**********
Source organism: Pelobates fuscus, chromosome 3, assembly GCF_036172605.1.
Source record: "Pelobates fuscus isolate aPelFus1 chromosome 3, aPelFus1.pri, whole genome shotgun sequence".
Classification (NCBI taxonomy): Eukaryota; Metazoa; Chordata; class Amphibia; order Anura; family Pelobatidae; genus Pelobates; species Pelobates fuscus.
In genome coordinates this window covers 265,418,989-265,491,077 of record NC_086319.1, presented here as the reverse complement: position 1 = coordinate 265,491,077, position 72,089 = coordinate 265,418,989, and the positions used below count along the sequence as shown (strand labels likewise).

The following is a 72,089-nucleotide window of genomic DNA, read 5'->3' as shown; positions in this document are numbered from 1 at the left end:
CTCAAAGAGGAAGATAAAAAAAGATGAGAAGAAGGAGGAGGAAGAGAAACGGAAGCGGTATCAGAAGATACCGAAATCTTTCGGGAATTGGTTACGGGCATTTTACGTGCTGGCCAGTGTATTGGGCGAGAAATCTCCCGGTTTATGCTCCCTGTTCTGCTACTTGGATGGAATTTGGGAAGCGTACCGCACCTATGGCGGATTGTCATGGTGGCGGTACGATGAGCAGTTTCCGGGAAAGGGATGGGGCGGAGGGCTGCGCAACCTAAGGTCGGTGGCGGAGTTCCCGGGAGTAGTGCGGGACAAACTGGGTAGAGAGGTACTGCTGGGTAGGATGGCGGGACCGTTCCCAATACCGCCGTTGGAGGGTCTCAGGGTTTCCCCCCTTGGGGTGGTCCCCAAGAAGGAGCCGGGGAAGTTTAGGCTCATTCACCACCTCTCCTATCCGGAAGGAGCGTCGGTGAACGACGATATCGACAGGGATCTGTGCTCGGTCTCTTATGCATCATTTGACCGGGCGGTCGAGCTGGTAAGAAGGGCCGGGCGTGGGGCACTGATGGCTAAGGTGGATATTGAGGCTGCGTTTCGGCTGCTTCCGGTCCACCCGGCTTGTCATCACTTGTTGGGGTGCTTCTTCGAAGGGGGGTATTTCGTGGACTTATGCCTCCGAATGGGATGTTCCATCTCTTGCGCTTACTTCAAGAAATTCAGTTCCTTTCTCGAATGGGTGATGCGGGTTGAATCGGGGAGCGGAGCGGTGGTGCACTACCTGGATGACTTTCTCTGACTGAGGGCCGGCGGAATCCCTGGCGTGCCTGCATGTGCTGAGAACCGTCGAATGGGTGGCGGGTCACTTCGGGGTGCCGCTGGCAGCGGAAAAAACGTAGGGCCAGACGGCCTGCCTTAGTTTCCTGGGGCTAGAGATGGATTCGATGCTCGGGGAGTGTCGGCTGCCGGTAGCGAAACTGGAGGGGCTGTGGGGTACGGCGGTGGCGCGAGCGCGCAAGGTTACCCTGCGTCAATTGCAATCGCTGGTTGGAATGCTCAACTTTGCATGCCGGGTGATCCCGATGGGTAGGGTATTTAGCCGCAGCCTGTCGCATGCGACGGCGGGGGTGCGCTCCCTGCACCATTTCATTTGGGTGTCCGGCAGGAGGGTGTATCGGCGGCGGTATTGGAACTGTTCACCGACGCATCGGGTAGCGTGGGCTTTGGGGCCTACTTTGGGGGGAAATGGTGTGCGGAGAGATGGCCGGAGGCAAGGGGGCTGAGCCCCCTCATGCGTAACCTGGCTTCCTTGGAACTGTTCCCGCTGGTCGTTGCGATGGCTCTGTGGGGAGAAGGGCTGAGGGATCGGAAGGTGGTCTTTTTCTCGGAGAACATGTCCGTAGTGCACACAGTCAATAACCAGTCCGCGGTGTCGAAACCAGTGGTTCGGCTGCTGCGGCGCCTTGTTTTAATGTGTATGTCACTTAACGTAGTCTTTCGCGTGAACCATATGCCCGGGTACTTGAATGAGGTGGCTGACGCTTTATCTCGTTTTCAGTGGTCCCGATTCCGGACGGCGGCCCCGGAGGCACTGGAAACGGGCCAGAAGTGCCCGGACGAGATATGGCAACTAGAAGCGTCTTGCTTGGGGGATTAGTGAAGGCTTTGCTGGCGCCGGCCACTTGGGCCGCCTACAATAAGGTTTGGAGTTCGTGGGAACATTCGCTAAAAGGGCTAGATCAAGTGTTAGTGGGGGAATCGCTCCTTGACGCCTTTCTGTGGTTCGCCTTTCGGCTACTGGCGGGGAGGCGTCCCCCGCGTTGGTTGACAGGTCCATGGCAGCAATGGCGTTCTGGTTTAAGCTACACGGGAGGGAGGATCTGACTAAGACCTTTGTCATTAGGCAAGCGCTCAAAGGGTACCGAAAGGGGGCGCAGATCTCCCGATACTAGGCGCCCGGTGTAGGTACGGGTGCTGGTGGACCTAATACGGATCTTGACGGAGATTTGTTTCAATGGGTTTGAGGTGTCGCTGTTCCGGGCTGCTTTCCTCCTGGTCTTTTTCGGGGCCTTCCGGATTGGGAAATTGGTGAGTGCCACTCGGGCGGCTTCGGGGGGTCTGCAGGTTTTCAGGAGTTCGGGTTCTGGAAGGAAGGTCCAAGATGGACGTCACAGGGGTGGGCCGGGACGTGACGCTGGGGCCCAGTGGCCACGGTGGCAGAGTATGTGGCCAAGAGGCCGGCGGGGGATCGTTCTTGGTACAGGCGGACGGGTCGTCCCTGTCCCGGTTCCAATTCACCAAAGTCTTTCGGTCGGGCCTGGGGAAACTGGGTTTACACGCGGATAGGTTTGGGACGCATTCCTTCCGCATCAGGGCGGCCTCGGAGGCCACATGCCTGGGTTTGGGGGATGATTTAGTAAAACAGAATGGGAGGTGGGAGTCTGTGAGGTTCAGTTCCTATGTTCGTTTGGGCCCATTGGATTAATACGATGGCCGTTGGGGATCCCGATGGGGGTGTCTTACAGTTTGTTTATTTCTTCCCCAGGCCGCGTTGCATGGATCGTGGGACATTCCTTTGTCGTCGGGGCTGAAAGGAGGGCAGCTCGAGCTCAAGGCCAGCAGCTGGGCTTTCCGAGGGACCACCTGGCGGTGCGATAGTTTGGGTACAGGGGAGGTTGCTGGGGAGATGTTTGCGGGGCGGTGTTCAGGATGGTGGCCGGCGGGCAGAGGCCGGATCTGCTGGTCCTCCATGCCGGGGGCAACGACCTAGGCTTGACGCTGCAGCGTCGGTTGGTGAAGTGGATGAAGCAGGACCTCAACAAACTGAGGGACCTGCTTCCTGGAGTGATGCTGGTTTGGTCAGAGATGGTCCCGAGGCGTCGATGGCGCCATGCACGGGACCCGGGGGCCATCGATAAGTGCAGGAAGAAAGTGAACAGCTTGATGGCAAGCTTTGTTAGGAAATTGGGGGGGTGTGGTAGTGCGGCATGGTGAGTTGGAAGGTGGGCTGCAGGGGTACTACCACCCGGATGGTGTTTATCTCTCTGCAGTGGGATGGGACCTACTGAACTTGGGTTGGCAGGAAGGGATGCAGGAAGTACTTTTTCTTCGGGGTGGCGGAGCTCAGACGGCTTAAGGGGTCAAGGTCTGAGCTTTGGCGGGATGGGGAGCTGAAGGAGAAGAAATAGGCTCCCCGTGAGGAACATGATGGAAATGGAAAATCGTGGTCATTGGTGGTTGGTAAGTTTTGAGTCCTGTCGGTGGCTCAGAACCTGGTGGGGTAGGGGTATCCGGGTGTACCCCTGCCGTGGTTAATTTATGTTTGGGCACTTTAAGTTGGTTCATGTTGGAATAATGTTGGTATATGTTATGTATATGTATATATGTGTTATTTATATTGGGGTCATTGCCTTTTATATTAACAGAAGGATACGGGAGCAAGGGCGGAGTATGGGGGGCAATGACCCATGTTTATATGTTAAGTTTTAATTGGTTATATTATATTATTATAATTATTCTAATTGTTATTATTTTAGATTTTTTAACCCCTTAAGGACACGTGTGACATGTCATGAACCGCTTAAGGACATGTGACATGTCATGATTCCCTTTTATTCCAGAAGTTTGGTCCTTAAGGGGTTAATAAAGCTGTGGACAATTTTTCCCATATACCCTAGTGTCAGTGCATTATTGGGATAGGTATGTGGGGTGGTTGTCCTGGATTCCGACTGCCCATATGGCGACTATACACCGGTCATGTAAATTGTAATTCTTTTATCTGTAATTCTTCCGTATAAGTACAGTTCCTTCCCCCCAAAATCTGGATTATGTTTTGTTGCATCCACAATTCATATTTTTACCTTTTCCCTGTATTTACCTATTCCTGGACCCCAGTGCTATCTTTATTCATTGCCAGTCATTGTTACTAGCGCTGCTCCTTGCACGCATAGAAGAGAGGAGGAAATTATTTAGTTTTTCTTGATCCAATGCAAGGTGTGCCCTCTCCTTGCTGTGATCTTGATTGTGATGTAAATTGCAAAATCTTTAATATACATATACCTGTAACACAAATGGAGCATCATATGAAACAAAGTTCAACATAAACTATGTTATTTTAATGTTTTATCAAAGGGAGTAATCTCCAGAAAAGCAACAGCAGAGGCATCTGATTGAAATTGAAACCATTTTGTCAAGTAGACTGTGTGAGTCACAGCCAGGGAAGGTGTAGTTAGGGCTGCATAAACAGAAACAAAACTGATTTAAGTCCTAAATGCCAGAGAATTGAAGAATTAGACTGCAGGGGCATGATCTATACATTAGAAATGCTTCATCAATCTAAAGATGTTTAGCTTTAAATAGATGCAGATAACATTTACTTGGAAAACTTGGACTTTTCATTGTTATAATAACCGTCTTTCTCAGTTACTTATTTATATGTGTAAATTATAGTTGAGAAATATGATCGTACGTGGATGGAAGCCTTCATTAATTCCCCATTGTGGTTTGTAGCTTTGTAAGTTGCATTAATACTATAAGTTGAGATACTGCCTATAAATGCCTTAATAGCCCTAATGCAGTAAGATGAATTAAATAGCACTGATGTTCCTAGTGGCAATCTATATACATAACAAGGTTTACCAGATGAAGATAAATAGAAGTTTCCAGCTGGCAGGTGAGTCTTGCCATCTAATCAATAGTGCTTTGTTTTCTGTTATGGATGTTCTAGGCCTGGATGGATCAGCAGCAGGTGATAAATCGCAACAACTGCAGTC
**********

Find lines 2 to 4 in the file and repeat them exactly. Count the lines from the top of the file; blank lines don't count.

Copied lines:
Source record: "Pelobates fuscus isolate aPelFus1 chromosome 3, aPelFus1.pri, whole genome shotgun sequence".
Classification (NCBI taxonomy): Eukaryota; Metazoa; Chordata; class Amphibia; order Anura; family Pelobatidae; genus Pelobates; species Pelobates fuscus.
In genome coordinates this window covers 265,418,989-265,491,077 of record NC_086319.1, presented here as the reverse complement: position 1 = coordinate 265,491,077, position 72,089 = coordinate 265,418,989, and the positions used below count along the sequence as shown (strand labels likewise).